Having finished what could be called Thomas psychology (questions 6 to 17 of the Ia IIae) one can only wonder at how we got from this extremely detailed analysis of the way the human souls functions, how decisions are made and in what sense acta are volontary or involontary to the early modern notion that the soul consists of ”reason” and perhaps some emotions. Thomas analyses how circumstances, will, enjoyment, intention, choice, councel consent, and use take place with regard to an act.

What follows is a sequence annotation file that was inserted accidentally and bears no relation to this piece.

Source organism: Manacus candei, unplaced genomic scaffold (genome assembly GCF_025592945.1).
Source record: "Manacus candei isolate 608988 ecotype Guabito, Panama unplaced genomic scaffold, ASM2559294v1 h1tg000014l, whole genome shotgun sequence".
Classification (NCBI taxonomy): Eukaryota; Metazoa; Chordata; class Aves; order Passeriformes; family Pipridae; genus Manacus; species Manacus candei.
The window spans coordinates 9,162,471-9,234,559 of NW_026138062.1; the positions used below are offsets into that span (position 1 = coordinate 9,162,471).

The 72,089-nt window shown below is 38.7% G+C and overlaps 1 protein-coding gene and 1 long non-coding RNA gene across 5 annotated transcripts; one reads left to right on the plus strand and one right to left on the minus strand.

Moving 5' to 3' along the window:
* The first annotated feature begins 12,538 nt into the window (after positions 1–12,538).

I realize that a lot of things happened between Thomas and Kant, but what this makes clear is the motivation for the modern (or late medieval) construction of the boogeyman called ”scolasticism”. Of course this understanding of the human being is extremely complex and thus difficult to work with, but I can’t say that it is metaphysical (in the ”swedish” sense) or that it gets lost in pointless details. Of course parts of it is problematic, mainly I think the notion of the ”irrational animals” as a stable ”other” used for comparison in all the above mentioned cases.